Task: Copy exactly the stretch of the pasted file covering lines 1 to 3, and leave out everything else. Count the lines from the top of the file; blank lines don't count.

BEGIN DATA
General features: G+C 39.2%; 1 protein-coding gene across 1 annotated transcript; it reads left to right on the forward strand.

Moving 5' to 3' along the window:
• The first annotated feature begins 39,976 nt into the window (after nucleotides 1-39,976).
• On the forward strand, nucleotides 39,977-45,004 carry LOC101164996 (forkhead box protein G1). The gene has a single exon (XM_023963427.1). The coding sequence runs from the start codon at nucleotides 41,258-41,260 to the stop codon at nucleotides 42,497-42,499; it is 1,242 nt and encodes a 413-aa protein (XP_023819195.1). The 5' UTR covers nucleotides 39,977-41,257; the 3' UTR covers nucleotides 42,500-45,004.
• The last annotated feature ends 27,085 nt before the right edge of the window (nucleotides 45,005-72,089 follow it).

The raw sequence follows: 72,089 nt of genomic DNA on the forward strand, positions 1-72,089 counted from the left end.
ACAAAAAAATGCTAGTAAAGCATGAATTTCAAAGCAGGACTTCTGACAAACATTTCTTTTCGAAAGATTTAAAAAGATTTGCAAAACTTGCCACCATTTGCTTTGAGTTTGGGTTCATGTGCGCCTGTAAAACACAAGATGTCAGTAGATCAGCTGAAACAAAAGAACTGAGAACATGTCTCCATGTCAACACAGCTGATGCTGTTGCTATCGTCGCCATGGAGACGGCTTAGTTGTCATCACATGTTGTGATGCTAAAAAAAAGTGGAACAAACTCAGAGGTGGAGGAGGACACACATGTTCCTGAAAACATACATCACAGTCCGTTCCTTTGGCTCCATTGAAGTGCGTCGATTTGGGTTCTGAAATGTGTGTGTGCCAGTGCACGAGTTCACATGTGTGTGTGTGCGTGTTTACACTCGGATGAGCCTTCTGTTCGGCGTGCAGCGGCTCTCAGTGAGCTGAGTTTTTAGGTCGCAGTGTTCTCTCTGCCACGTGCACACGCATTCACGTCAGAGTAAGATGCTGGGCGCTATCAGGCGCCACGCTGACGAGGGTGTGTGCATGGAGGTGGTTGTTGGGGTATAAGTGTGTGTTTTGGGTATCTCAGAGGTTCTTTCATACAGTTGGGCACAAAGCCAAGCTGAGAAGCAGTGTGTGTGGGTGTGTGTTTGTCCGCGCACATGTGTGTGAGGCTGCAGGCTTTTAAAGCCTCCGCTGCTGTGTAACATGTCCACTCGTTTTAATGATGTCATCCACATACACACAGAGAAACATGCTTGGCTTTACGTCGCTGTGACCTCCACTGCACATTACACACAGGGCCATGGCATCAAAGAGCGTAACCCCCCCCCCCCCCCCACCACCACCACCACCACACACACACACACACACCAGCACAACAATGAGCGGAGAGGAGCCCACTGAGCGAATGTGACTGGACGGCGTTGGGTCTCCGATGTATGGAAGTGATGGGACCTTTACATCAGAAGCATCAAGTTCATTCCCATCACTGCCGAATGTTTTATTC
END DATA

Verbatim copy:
General features: G+C 39.2%; 1 protein-coding gene across 1 annotated transcript; it reads left to right on the forward strand.

Moving 5' to 3' along the window:
• The first annotated feature begins 39,976 nt into the window (after nucleotides 1-39,976).